A Brief History of Canadian Roostertails
By Fred Farley - APBA Unlimited Historian
The 1998 THUNDER TOUR for Unlimited hydroplanes presented by LAS VEGAS expects to feature two races "North of the Border" in Canada--a first-time show in Barrie, Ontario, on June 21 and a third-time event in Kelowna, British Columbia, on August 2.
The current series of Kelowna races began in 1996. This marked the first time that Unlimiteds had raced on Canadian waters since an earlier series at Kelowna in 1966 and 1967.
The last time that the Unlimiteds competed in the province of Ontario was during 1960 and 1961 at Picton for the Harmsworth International Trophy. The Harmsworth was technically a race between nations--specifically Canada and the United States--rather than between individual boats.
The Canadian defender, Miss Supertest III driven by Bob Hayward, prevailed both times in a best two out of three heat race format. The Rolls-Royce Griffon-powered Supertest outran three U.S.challengers in 1960: Gale V with Bill Cantrell, Nitrogen with Norm Evans, and Nitrogen Too with Ron Musson. Miss Supertest III and Hayward defeated a lone U.S. challenger, the Miss Detroit with Chuck Thompson, in 1961.
As per Harmsworth rules, the U.S. boats were limited to engines designed in the United States. This meant that only Allison power could realistically be used. The more-powerful Rolls-Royce Merlin was considered a British Empire engine--even though the Merlins had been manufactured in the States by Packard. None of the Merlin-powered U.S. Unlimiteds (which included Miss Thriftway, Miss Bardahl, Hawaii Kaii III, and Miss U.S. I) were eligible to compete for the Harmsworth Trophy, which was traditionally emblematic of the speed boat championship of the world and dated back to 1903.
Prior to the two Harmsworth races, Picton hosted an Unlimited contest in 1956 for the Prince Edward Trophy at the Dominion Day Regatta. Miss Supertest II won that one with Bill Braden as driver. The Supertest II, which likewise utilized a Rolls-Royce Griffon, defeated a field of seven U.S. contestants. Jack Bartlow finished second with Miss U.S. II, followed by Bud Saile in Miss Wayne, Bill Cantrell in Gale V, Walt Kade in Dora My Sweetie, Gordon Deneau and Marv Henrich in What a Pickle, Roy Duby in Gale IV, and Fred Alter in Such Crust III.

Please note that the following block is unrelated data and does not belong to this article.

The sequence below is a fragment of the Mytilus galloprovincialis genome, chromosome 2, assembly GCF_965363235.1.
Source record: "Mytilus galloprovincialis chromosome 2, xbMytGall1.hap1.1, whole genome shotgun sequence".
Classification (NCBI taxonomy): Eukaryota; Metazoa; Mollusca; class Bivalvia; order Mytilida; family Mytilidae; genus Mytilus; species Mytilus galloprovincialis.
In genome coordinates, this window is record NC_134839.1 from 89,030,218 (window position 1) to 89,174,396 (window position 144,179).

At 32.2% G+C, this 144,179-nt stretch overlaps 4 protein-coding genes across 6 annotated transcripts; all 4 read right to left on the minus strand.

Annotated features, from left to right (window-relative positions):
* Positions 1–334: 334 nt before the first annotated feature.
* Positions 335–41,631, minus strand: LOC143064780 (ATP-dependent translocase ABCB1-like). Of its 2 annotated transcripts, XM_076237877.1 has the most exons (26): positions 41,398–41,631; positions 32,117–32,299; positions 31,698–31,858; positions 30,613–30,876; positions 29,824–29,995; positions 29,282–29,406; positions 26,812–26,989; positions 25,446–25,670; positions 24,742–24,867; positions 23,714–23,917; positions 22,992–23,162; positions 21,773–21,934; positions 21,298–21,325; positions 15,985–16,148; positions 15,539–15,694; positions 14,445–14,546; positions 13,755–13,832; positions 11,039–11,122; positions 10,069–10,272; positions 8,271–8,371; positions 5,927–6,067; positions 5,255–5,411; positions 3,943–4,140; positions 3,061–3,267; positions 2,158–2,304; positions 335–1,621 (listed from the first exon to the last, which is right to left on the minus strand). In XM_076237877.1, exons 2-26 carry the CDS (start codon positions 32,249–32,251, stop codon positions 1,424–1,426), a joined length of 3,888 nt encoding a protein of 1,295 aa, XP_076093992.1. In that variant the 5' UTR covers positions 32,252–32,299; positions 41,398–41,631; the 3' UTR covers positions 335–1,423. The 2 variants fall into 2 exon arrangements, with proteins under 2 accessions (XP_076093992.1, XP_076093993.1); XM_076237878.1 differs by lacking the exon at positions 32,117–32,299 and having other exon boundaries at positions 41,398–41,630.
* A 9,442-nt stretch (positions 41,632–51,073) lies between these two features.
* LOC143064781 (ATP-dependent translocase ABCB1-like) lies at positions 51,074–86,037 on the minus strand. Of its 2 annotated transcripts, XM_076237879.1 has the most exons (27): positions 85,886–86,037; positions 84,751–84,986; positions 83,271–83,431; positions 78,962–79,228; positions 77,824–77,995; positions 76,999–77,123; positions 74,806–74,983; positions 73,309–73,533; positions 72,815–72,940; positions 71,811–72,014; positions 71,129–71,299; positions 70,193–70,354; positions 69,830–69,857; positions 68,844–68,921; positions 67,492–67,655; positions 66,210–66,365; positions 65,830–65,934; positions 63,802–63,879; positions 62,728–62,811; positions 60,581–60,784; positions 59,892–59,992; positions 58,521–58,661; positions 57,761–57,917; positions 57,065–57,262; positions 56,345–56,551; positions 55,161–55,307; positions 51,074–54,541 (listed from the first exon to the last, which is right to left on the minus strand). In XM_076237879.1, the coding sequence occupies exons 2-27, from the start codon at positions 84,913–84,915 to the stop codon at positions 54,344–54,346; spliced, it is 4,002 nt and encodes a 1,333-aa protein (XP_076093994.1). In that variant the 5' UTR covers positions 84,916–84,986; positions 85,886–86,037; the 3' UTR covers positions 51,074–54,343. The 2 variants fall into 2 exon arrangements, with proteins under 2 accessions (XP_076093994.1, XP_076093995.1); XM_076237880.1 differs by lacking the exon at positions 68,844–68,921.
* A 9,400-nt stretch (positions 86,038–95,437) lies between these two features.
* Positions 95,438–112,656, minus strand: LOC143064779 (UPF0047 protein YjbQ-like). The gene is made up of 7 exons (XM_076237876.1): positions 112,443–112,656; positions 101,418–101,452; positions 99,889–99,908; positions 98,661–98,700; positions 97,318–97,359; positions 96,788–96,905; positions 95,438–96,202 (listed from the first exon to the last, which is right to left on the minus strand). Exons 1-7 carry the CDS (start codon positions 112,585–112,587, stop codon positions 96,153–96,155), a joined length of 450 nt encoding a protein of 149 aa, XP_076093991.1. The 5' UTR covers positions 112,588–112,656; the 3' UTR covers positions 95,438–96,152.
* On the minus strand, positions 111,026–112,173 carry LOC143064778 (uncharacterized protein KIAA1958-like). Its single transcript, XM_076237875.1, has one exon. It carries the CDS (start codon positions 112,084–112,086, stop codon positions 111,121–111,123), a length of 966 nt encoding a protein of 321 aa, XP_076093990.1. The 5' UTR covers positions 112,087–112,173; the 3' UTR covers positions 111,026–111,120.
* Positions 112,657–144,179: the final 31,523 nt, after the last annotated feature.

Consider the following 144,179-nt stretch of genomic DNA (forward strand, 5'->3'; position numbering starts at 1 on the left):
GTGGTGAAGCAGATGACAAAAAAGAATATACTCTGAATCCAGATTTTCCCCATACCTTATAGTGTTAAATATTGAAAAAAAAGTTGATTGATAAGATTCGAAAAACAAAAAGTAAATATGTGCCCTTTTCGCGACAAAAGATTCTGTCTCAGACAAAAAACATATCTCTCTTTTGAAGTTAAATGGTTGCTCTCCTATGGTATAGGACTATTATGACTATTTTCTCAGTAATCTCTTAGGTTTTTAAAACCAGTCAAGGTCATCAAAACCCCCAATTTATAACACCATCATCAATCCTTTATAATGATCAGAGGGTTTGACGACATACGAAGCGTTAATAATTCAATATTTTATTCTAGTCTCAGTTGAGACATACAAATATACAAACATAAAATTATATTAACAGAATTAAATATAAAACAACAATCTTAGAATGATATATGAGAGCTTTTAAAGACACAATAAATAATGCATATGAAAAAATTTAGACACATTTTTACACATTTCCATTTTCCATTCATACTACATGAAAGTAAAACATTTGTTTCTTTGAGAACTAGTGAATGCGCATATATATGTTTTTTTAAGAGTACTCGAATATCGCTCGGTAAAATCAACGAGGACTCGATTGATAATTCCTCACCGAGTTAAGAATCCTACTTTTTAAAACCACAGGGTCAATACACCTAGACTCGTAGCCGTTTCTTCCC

Another Ontario race, the Maple Leaf Trophy at Windsor, was a fixture between 1949 and 1956. The Windsor event was conducted on the Detroit River between Belle Isle and the Canadian mainland.
Sponsored by the Windsor Yacht Club, the Maple Leaf Trophy was slow to catch on. Only two boats participated in 1949 and only four raced in 1950.
The best all-around show at Windsor was probably the 1955 classic. Eight boats started and eight boats finished the Final Heat, which was run on a very narrow 3-mile course with a dogleg in the middle of the straightaway. The first three finishers in the Final Heat crossed the finish line less than two seconds apart--Miss Supertest II, Gale V, and Gale IV in that order--although first-place overall went to Saile and Miss Cadillac which scored 869 points to 795 for Braden and Supertest II.
Then came Gale V with Lee Schoenith, Gale IV with Cantrell, Wha Hoppen Too with Henrich, Such Crust III with Kade, My Sweetie with John Ban, and Short Circuit with Chuck Thompson.
Miss Supertest II's Final Heat speed of 99.457 in 1955 was the fastest heat ever recorded at Windsor.
The last time that two Canadian races were conducted for Unlimiteds in the same calendar year was in 1956. Don Wilson won the Maple Leaf Trophy on June 23 with Dora My Sweetie and Braden captured the Prince Edward Trophy on June 30 with Miss Supertest II.
(Reprinted from the UHRA Thunder Letter, Vol. 4 no. 325, December 12, 1997
© Fred Farley. For reprint rights to this article, please contact the author at <email@example.com>
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